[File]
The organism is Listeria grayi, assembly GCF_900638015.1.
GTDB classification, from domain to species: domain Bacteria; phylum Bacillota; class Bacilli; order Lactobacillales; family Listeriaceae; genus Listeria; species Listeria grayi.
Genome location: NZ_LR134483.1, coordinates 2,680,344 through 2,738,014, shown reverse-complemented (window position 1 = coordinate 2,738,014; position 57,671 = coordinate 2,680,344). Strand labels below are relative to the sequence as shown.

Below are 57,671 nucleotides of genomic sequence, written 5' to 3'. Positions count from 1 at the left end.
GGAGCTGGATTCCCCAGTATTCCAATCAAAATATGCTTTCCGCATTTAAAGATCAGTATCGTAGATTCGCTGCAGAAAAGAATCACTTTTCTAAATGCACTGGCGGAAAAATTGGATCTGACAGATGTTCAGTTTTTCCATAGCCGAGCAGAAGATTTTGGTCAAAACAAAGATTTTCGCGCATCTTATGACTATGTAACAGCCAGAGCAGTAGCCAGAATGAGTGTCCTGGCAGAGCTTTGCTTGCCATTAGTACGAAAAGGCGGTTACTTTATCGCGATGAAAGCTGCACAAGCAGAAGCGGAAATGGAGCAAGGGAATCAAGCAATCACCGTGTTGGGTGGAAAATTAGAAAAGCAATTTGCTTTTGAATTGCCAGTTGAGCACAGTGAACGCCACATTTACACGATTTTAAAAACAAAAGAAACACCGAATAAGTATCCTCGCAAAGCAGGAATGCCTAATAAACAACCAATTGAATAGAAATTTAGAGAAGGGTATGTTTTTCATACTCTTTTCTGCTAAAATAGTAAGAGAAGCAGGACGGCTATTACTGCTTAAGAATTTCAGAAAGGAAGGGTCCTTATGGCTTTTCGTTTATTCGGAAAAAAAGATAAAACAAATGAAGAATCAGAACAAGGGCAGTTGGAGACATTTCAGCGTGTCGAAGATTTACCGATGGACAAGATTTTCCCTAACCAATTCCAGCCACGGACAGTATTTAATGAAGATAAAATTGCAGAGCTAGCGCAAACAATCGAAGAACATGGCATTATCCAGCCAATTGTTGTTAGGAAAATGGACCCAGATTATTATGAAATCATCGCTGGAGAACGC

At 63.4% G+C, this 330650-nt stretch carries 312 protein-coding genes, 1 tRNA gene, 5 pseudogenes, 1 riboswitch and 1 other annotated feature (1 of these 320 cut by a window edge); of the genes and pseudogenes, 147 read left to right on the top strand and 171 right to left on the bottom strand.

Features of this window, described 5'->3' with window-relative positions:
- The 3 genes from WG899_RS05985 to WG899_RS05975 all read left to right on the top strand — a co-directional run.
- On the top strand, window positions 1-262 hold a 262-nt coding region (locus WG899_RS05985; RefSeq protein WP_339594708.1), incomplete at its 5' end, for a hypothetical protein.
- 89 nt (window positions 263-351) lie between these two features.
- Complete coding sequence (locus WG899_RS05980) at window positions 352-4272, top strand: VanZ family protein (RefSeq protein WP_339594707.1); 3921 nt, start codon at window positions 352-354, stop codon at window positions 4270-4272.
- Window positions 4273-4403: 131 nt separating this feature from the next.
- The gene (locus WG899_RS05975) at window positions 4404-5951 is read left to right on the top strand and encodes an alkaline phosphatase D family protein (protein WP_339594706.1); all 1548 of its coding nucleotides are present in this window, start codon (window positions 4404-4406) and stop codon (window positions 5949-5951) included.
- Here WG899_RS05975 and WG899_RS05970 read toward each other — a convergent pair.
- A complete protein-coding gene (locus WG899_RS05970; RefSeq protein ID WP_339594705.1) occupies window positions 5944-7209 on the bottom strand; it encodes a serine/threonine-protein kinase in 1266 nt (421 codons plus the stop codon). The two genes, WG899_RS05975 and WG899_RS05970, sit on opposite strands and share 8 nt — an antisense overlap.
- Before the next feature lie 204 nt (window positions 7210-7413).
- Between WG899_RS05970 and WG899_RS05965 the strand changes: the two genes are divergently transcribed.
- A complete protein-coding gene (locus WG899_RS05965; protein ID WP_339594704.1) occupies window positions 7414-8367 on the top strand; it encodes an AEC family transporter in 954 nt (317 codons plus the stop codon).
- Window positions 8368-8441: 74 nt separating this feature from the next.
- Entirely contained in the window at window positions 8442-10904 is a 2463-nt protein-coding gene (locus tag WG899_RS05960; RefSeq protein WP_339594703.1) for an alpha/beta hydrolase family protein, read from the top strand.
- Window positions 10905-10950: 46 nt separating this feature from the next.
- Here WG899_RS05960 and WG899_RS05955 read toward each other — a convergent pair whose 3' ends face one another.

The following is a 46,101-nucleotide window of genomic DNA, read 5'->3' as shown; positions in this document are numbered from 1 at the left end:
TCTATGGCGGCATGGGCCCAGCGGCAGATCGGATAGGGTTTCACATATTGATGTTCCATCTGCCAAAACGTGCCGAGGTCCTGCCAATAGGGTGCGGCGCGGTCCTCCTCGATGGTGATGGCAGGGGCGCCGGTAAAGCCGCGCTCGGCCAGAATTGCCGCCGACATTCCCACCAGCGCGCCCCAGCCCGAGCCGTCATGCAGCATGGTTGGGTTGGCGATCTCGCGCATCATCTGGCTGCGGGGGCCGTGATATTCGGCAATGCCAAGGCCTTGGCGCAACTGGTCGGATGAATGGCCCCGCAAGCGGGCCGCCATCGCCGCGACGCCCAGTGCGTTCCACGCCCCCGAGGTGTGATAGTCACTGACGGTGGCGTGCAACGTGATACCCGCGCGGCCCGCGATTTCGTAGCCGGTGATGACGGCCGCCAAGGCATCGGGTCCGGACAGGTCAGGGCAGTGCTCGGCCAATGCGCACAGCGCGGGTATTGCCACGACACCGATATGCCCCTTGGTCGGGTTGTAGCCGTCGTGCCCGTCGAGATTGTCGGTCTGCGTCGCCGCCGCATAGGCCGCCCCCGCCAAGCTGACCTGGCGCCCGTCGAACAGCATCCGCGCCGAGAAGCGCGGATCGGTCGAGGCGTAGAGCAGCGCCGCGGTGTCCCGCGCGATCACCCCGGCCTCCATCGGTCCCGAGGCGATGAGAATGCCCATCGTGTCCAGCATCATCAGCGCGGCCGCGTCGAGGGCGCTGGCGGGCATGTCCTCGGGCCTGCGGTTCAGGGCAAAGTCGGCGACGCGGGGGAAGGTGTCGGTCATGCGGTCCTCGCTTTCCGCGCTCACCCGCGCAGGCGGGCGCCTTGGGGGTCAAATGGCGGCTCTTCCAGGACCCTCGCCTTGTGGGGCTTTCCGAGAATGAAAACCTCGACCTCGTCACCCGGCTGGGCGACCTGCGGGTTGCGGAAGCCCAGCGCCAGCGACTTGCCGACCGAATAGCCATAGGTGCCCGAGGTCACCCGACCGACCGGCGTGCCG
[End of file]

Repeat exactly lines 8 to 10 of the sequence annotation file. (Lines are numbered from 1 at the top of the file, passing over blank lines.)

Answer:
- The 3 genes from WG899_RS05985 to WG899_RS05975 all read left to right on the top strand — a co-directional run.
- On the top strand, window positions 1-262 hold a 262-nt coding region (locus WG899_RS05985; RefSeq protein WP_339594708.1), incomplete at its 5' end, for a hypothetical protein.
- 89 nt (window positions 263-351) lie between these two features.